Once the pilot was launched, the spirit changed. The PO lacked vision for next few releases which caused churn in the team and hence delayed commercialization. During the few weeks following the pilot launch the team got caught up in inertia of not delivering any new features to the product. There were constant discussions/arguments about technology choices, processes and methodologies without focus on building the product. This eventually delayed the productrsquo;s commercial launch. ÿRyan failed to realize that a Role based culture, dependant on a central committee to determine the course of a start-up product (processes, technology etc) is not the best way to develop a new product. Role based cultures are always marred by procedures, descriptions and authority. Ryan ended up championing a product management style which was discouraging, disengaging and tarnished with mediocre choices of practices and technology leading to low team morale. His style of management was antithesis to agile principles.
Few of the common mistakes that Ryan committed during this phase are
- Inability to surface business and product scope risks early and often.
- Unable to support the partnering technical team in their choice of practices and technology best suited to solve the technological challenges (this is the very factor that gave him success during the pilot phase).
- Not being able to define a draft release map (post the pilot) and get buy in to the roadmap from internal stakeholders and external partners.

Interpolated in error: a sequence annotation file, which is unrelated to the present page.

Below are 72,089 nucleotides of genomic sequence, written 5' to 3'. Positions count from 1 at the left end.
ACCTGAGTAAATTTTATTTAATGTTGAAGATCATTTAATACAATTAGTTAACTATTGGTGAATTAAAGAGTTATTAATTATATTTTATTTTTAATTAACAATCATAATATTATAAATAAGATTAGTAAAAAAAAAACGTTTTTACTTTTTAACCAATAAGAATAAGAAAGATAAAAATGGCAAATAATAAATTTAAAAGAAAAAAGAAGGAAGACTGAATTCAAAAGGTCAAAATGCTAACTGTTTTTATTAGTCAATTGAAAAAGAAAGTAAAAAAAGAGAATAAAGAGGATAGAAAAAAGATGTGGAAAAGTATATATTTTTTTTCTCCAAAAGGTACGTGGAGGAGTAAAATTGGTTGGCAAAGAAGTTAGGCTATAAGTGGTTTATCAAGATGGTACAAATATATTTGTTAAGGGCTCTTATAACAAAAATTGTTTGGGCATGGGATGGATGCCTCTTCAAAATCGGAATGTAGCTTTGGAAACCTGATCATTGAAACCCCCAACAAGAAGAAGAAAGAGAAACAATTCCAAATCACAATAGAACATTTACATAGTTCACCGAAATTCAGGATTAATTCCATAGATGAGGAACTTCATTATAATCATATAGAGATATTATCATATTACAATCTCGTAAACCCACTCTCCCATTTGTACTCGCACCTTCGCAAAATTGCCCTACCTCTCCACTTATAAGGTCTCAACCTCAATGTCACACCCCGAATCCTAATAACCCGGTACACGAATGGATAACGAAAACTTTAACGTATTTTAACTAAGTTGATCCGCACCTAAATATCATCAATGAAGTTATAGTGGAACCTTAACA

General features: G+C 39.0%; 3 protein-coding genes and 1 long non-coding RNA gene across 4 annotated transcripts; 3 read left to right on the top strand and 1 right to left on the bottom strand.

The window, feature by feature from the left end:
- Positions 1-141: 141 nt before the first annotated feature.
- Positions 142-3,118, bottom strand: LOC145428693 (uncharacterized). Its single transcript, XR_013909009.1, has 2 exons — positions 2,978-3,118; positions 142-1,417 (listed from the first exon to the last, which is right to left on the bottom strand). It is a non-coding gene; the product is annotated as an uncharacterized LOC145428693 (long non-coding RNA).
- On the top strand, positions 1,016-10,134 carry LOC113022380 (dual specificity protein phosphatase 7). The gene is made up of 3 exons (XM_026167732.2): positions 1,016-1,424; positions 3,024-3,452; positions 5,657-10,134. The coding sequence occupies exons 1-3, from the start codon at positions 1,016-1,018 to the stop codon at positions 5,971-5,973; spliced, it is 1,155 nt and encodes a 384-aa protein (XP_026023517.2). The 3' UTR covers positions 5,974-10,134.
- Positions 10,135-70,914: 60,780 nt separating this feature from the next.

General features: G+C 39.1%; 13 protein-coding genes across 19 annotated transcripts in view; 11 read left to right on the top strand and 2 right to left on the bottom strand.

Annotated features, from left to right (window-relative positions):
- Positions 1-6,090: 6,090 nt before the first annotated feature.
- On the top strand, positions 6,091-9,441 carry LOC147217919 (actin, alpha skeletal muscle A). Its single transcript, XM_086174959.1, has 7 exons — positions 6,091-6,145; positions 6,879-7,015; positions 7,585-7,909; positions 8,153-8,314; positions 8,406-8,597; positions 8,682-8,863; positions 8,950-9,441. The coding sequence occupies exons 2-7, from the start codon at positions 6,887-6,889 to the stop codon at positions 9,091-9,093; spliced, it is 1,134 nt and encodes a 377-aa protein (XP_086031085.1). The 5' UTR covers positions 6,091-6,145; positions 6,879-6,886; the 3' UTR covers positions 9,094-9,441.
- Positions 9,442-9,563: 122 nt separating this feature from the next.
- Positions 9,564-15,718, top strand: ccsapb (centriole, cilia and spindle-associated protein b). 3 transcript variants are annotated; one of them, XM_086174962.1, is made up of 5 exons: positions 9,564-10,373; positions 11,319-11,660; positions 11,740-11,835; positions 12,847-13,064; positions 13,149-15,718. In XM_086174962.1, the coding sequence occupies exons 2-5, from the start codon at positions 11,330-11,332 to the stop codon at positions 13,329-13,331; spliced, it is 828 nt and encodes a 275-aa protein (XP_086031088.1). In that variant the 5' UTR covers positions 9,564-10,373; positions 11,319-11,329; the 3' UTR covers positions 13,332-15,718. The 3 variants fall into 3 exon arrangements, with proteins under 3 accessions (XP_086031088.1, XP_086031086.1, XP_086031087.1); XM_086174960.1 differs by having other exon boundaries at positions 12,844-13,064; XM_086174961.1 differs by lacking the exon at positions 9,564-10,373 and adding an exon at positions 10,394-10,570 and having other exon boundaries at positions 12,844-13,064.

- Inability to clear the distrust between the internal technology team and external technology integrators about the measure of the productrsquo;s success
- Unable to lead and protect the team from distractions and inordinate delays ndash; no facilitation of negotiations with partners etc
The Culture Connection!
ldquo;If you do not change direction, you may end up where you are headingrdquo;, Lao Tzu
In both the cases mentioned above, the relatively less prominent common pattern is this: larger corporations are forming or funding start-ups in financially trying times to build and launch new innovative product ideas.
Top management of large corporations is well aware of the cultural inertia that organizational growth (size) has brought in. Small but heavily financed incubators are their only alternatives to conceive, build and release new products. They staff these ventures with charismatic in-house leaders, new hires, and progressive-minded technology integrators, providing them with sufficient bandwidth to make the product a success. However, as narrated above, the results can be quite different. More often than not, the results are directly influenced by the organizational culture. Company culture is one of the most important things (other than the product and the market) that determine whether a startup succeeds or fails.
Contrasting Models and Product Ownership
Culture is about how an organization arranges itself (people, processes and values): the rules, procedures, beliefs and values make up the culture of the company. However culture is not something that is created artificially from outside but it happens from within[iii]. New companies usually do not have a set culture and it is determined by the consistent behavior of the people involved in the business. For new companies itrsquo;s not ideal to borrow culture from outside ndash; borrowed culture ends up getting warped to fit the new principles and practices followed within the new business.
Agile Principles of trust, simplicity, respect, self organization, close collaboration (amongst others) are conducive to establishing a start-up business. With adoption of Agile, the POs and team should have leverage to build a cohesive, engaged, collaborative team dedicated to sustainable development of high business value software. The leadership (product managers) in new businesses has great opportunity to drive and shape the cultural innovation